For the 'Half-Head' [Migraine}:  Antaura came out the sea.  She shouted like a hind.  She cried out like a cow. 

Artemis of Ephesos met her (saying): "Antaura, where are you going?"

(Antaura):  "Into the half-part of the head."

(Artemis):  No, do not [go] into the [half-part of the head.]

 

(medieval text)

Migraine Prayer against the headache:

Migraine came out from the sea rioting and roaring, and our Lord Jesus Christ came to meet it and said to it:  "Where are you going, O headache and migraine and pain in the skull and in the eyes and inflammation and tears and leukoma and dizziness?"

And the Headache answered our Lord Jesus Christ:  "We are going to sit down in the head of the servant of God, NN."

And our Lord Jesus Christ said to it:  "Look here, do not go into my servant, but be off altogether and go into the mountains and settle in a bull's head.  There you may eat flesh, there drink blood, there ruin the eyes, there darken the head, seethe and wriggle.  But if you do not obey me, I shall destroy you there on the mountain where no dog barks and cock does not crow."

You who have set a limit to the sea stop headache and migraine and the pain in the skull and between the eyes and on the lids and from the marrow from the servant of the Lord, NN.

 

 

Incubation at the Asclepius Temple in Epidaurus

 

Hagestratus with headaches.  He suffered from insomnia on account of headaches.  When he came to the Abaton he fell asleep and saw a dream.  It seemed to him that the god cured him of his headaches and, making him stand up naked, taught him the lunge used in the pancratium.  When day came he departed well, and not long afterwards he won in the pancratium at the Nemean games.

 

Gorgias of Heracleia with pus.  In a battle he had been wounded by an arrow in the lung and for a year and a half had suppurated so badly that he filled sixty-seven basins with pus.  While sleeping in the temple he saw a vision.  It seemed to him the god extracted the arrow point from his lung.  When day came he walked well, holding the point of the arrow in his hands.

 

Andromache of Epeirus, for the sake of offspring.  She slept in the temple and saw a dream.  It seemed to her that a handsome boy uncovered her, after that the god touched her with his hand, whereupon a son was born to Andromache from Arybbas.

 

Asclepius healed Theopompus the Athenian, who was being worn out and drained from tuberculosis, and he urged him on to produce comedies again, since he had made him safe and sound.  this is proven by the relief of Theopompus in Parian marble.  (The inscription identifies him by his father's name, for he was the son of Tisamenos.)  The appearance of the affliction is very visible.  The bed itself is also of marble.  On it, by the artist's operation, lies the image of him in his sickness.  And the god stands nearby and reaches out his healing hand to him  There is also a young boy; he is also smiling.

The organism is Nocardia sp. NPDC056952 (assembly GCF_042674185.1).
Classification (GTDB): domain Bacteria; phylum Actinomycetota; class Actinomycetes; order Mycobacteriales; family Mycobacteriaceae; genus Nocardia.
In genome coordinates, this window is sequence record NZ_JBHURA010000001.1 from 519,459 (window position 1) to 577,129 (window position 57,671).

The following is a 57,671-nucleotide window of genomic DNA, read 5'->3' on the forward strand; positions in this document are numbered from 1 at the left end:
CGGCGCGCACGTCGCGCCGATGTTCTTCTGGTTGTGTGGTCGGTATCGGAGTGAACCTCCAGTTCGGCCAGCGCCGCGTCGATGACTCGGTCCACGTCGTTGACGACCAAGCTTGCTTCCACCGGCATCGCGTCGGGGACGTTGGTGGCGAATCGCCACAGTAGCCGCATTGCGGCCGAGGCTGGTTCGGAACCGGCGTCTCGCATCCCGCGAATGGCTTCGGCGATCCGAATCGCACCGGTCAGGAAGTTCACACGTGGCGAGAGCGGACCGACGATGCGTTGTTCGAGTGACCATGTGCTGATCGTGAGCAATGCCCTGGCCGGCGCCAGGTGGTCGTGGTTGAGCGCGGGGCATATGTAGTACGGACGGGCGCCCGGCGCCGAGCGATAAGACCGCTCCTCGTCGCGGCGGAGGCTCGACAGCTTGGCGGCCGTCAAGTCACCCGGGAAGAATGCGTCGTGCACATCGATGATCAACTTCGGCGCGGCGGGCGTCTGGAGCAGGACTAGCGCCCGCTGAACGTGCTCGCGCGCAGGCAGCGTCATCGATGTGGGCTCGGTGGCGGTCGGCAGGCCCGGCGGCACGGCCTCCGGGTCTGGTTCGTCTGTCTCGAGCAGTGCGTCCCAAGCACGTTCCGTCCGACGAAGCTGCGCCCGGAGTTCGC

Votive Dedications:

 

To Artemis the Healer:  Huntress and archer, maiden daughter of Zeus and Leto, Artemis to whom are given the recesses of the mountains, this very day send away beyond the North Wind this hateful sickness from our most noble lord; for so above thine altars will Phillipus offer vapor of frankincense, doing goodly sacrifice of a hill-pasturing boar.

 

To Poseidon, god of the sea:  Holy spirit of the great Shaker of Earth, be thou gracious to others also who ply across the Aegean brine; since for me too, chased by the Thracian hurricane, thou didst open out the calm havens to my joy.

 

To Poseidon of Aegae:  Thou who holdest sovereignty of swift-sailing ships, steed-loving god, and the great overhanging cliff of Euboaea, give to thy worshippers a favorable voyage to the City of Ares, when they loose moorings from Syria.

 

To the God of Canopus:  To the god of Canopus, Callistion, wife of Critias, dedicates me, a lamp enriched with twenty wicks, in payment of her vow for her child Apellis; and regarding my spelendors thou wilt say, 'How thou art fallen, O Evening Star!'

 

To the West Wind:  Eudemus dedicates this shrine in the fields to Zephyrus, most bountiful of the winds, who came to aid him at his prayer, that he might right quickly winnow the grain from the ripe ears.

 

To Artemis:  This to thee, Artemis the bright, this statue Cleonymus set up; do thou overshadow this wood rich in game, where thou goest afoot, our lady, over the mountain tossing with foliage, as thou hastest with thy terrible and eager hounds